Ibis was a manifestation of the Egyptian god Thoth, god of wisdom, who was associated with learning, magic, the moon, and science. Thoth was sometimes depicted in hieroglyphs as the ibis bird, but more often, he was depicted as a human with the head of an ibis.

When Osiris was murdered, it was Thoth who gave the phrase necessary for raising the dead to Osiris’ wife. He also tricked an evil lion goddess named Sekhmet, who wanted to devour humankind.

He filled the Nile with grenadine and beer and tricked the goddess into thinking it was human blood. She drank the mixture and became so drunk that she was no longer a threat to humankind.

Thoth, and consequently ibis, represented a lord of hidden knowledge, healing, medicine, and justice. Thoth was the scribe for Osiris when he decided the fate of dead human souls. This is why ibis eggs could be found on multiple burial grounds in Egypt.

Native American Culture

Native Americans connected ibis birds with storms and claimed that when a hurricane approaches, ibises will be the last ones to seek shelter.

Australian Tradition

Australian white ibises are one of three ibis species that are native to Australia. However, they started dwelling in the urban areas only in the last few decades, so there is a common but false myth about their origin.

According to the myth, these birds only exist in Australia after they escaped an Egyptian zoo and managed to fly all the way to the Australian continent. However, this myth was debunked long ago.

Australian farmers appreciate ibises due to their important role in keeping various pests away from farms. In this context, ibises symbolize healing, purity, medicine, and harmonious relationships between humans and animals.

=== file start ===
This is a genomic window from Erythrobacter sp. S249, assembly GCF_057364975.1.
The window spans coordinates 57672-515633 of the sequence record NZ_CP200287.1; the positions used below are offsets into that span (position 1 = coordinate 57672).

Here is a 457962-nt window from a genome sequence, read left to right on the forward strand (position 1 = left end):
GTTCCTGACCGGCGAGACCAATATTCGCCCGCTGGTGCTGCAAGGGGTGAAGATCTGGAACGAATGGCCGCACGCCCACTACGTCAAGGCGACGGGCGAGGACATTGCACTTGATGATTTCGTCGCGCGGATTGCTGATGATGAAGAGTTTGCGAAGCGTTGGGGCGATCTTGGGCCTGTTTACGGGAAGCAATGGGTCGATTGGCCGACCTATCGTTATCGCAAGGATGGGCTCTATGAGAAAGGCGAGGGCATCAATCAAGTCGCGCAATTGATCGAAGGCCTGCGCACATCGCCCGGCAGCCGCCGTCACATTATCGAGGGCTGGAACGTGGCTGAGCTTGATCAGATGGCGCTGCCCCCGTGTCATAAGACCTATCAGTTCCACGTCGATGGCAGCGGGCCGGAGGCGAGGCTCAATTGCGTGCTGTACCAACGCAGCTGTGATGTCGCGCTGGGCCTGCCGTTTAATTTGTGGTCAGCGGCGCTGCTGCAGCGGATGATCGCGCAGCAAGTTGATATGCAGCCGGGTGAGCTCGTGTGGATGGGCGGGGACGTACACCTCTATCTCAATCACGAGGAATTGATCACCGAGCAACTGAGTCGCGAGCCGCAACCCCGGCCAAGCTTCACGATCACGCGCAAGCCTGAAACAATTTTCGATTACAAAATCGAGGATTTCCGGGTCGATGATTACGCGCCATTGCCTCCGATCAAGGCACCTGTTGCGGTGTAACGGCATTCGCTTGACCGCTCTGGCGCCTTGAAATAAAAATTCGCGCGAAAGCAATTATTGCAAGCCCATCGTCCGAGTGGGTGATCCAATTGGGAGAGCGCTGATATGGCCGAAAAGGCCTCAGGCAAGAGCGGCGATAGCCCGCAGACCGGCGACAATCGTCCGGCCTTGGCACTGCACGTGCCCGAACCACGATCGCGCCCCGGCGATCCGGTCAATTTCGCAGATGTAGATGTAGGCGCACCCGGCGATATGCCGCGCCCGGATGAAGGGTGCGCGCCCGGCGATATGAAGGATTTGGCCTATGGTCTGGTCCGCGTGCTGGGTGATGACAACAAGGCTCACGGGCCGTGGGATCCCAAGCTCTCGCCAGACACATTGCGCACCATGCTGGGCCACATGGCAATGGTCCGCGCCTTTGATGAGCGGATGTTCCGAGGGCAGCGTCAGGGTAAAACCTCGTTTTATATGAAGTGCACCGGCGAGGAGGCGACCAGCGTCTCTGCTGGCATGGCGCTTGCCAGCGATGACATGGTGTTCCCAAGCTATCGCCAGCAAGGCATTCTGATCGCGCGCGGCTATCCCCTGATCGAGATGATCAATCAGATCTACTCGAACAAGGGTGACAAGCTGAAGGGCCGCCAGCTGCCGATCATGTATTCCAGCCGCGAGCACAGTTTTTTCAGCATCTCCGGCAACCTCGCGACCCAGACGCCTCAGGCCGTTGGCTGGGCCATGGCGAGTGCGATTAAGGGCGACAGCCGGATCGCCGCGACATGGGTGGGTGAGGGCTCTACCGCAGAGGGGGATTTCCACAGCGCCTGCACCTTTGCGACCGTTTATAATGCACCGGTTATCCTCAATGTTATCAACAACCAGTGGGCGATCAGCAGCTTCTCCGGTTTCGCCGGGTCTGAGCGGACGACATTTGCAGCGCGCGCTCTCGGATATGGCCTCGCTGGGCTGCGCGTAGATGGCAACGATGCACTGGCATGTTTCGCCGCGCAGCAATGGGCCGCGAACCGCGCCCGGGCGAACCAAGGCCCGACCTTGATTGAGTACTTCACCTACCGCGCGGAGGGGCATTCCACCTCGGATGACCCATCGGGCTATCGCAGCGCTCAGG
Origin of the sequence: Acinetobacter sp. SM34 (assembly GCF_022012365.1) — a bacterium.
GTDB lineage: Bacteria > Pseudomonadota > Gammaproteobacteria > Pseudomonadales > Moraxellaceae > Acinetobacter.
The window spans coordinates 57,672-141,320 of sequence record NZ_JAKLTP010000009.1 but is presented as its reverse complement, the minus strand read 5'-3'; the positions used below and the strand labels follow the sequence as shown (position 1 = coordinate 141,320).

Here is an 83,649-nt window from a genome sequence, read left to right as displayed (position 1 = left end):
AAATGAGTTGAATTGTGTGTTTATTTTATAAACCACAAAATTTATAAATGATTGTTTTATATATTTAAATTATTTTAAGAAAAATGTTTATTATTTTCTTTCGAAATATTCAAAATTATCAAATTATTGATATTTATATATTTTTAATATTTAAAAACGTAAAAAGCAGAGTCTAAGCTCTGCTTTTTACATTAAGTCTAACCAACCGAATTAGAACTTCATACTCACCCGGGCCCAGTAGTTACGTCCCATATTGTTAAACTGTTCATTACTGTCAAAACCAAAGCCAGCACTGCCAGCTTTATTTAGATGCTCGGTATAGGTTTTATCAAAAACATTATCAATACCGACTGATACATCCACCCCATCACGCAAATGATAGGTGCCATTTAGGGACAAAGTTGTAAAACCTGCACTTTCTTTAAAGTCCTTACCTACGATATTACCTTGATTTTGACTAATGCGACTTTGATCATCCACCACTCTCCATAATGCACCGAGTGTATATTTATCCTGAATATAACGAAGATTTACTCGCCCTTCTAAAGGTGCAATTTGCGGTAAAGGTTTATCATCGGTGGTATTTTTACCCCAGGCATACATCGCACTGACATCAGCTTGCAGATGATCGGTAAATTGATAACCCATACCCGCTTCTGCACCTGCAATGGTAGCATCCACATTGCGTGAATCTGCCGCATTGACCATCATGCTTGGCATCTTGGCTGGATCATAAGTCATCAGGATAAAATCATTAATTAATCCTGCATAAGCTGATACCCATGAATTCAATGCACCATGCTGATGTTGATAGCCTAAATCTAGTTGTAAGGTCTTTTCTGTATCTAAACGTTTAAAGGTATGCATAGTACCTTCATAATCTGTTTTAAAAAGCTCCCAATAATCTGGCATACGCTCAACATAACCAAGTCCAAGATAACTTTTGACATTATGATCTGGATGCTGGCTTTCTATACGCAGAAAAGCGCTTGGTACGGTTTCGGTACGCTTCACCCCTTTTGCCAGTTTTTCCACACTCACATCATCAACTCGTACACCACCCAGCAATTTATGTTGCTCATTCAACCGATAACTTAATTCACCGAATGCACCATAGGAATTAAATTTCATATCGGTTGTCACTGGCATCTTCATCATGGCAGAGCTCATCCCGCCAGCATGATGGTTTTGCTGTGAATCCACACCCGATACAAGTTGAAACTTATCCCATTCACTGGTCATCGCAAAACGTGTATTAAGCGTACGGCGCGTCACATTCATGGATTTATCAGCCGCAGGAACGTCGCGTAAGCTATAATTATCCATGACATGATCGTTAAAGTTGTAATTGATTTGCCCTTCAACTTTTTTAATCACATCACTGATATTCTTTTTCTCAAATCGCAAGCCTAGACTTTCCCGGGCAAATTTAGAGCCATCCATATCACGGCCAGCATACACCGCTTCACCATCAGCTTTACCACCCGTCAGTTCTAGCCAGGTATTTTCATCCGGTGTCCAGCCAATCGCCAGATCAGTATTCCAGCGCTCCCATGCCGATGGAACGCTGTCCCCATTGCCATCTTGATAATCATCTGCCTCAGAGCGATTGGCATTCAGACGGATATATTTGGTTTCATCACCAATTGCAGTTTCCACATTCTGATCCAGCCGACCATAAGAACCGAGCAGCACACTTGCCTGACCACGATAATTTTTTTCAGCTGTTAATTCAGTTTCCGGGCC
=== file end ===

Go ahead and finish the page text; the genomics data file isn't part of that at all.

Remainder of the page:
Greek Mythology

During the Hellenistic period, when Greeks and Egyptians interacted more than ever before, some similarities between their religions were noticed. The Egyptian god Thoth was the most similar to the Greek god Hermes.

As a result, ibis birds became symbols of the god Hermes. In this context, ibis symbolized travel, news, messengers, thieves, and swiftness and conducted souls into the afterlife.

Japan’s Love-Hate Relationship With Ibis Birds

Crested ibis is a species of ibis that had a vast ritual significance in ancient Japan. A legendary sword Sugari no Ontachi had to be wrapped in created ibis feathers whenever it was used by priests in various ceremonies.

However, although sacred, this bird was also seen as an annoying pest by many people until it went extinct in Japan in 2003. It was only through considerable conservation efforts that this bird was reintroduced to Japan and slowly repopulated.

This interesting story symbolizes that no matter how revered something is, it can become a nuisance once it becomes too common.

Ibis Symbolism In Other Cultures

In China, the ibis was a symbol of prosperity and good fortune. Hinduists believed that the ibis brought enlightenment and purity. Ancient Romans saw the ibis as a symbol of prudence and foresight.

Ibis Symbolism In the Modern Age

Ibis Symbolism In the Modern Age

In today’s age, this long-legged bird represents wisdom and ancient knowledge. It is a symbol of old historical times, which makes it a great reminder that we need to learn from our past unless we want to repeat the same mistakes as our ancestors.